Taking pics of puppy in the forest-min

Mark caught me taking Buddy’s pic…

Pretty puppy poses by a stream in the woods-min

And here’s the pic I took!

Puppy in the forest-min

At home in the woods.

Puppy poses on a rock in a stream-min

Posing one way…

A puppy poses on a rock in a stream-min

…and then the other!

We planned for this year to be our test-run with the new RZR to see if it was fun enough to bring along in our future travels. Even though the triple towing is a bit of a hassle (but, really, would maneuvering a 44′ to 47′ toy hauler be any easier?) we’re finding that our little 4×4 buggy is taking us places we would never get to otherwise.

Polaris RZR adventure on a forest trail-min


Forest reflections in the early morning-min

A beautiful place for reflection.

Other years we have traveled through five states by June. But covering shorter distances and staying for longer in each place has given us wonderful rewards this year.

Early morning by a forest stream-min


Sunburst between the trees in the forest-min

The morning sun twinkles between the trees.

Sunrise in the forest-min

Dawn light.

Fifth wheel RV in the forest at sunset-min

Sometimes it’s nice just to relax in the forest and get away from it all!

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18 thoughts on “RV Camping in the Arizona Woods – Coconino National Forest

  1. What a beautiful place. So happy that Buddy loved it too. Perhaps he smelled the other dog. What a lovely tribute from a bereaved owner. It is so nice to travel less & experience more. Soo relaxing!!! Soak up the mountain air. 🙂

    • You are so right! Just a few minutes ago as we were relaxing with coffee on our little patio and watching the shadows move across the patio mat, we were talking about how for three years we went long distances to see cool things far away. It was awesome and we loved every minute of it, but it’s so nice to take a break for a year and stop to smell the flowers and the woods!!!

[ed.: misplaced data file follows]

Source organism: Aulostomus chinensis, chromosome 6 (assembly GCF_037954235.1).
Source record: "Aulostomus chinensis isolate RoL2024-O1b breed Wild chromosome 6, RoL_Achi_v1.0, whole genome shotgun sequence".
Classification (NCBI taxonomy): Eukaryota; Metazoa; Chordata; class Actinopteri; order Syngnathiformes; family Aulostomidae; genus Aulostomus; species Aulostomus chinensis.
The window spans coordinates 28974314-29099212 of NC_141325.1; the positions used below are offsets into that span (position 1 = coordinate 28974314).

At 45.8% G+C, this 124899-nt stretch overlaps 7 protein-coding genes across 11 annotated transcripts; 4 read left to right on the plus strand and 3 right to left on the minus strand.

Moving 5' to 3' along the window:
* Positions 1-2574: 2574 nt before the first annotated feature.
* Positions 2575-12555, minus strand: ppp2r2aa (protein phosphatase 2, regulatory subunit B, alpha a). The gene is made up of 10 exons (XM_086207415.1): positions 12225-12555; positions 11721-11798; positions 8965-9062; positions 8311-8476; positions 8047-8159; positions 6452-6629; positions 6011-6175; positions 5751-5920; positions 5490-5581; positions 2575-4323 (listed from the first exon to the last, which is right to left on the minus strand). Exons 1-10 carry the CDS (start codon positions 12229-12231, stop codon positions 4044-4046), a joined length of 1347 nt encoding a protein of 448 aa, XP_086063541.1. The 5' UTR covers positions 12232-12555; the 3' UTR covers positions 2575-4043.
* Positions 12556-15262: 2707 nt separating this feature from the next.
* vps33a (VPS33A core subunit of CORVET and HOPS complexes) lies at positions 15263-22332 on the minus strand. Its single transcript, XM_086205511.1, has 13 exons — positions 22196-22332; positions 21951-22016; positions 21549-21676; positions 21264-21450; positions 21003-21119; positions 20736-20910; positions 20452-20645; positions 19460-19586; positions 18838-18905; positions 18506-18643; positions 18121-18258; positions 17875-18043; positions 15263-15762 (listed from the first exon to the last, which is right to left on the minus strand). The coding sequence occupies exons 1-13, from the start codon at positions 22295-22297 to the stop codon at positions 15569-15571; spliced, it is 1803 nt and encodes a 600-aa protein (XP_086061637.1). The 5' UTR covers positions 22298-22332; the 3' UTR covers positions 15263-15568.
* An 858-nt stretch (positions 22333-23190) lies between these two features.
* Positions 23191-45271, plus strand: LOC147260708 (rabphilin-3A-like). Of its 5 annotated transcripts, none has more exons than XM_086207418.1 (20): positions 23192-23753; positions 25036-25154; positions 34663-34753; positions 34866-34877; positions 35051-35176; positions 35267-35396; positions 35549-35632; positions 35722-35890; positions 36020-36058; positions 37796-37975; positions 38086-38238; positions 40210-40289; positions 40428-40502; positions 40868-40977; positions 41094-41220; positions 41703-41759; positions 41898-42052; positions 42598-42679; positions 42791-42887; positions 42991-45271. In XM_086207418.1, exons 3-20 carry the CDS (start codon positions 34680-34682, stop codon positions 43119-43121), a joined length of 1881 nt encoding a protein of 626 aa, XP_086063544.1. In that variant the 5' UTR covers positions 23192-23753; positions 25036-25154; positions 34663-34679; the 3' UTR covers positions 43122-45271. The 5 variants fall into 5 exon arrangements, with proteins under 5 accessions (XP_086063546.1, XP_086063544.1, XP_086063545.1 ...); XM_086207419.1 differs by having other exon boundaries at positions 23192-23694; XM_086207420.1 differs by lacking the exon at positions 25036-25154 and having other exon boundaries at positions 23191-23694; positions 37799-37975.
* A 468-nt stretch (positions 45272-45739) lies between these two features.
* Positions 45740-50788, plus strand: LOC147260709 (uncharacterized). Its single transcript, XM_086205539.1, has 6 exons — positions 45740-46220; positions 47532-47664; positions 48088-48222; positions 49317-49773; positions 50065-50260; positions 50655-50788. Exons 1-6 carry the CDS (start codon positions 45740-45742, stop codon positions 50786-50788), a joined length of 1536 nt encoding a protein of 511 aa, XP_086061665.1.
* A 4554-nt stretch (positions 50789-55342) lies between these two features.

2. We love the high country in AZ too, and while still working in Phoenix we used to run up to dry camping spots on the Mogollon Rim for weekend escapes from the heat! Having the RAZer has really opened up a lot more of the forests to you, so nice 😊 it’s also nice to see that you guys are spending more time in one place – you mentioned last year some frayed nerves and even Buddy being anxious about a lot of travel time. Slower is definitely less stressful for us!
    I’ve also been wondering if you can use it on public roads and highways, rather than using your truck to run errands? I’m sure it’s far more economical to run than your truck is.
    Love your posts, Emily, and the great photos. Thanks for all you guys do for the RV community 😉

    • Oh my. Thank YOU for reading our various goodies, Sally.

      Like you did, most Phoenicians dash out of the heat on summer weekends and drive to the higher elevations, and we used to be among them. It’s so funny when you’re accustomed to 115 degree heat to face sub-freezing nighttime temps and huddle around the campfire in down jackets!!

      We’ve always advise travelers to slow down, but if you’re going across country and back in one year you have to keep moving. Last year’s dash from Montana to Michigan’s U.P. to Arizona in the space of 2 months was hard on all of us and Buddy grew to dislike the truck. But he’s okay with it now as long as we don’t do a lot of one night stands in a row. He’s loving these longer stays, but he’s very cute when we start to pack up. He mopes and lies with his head on his paws watching us with this really forlorn look on his face!!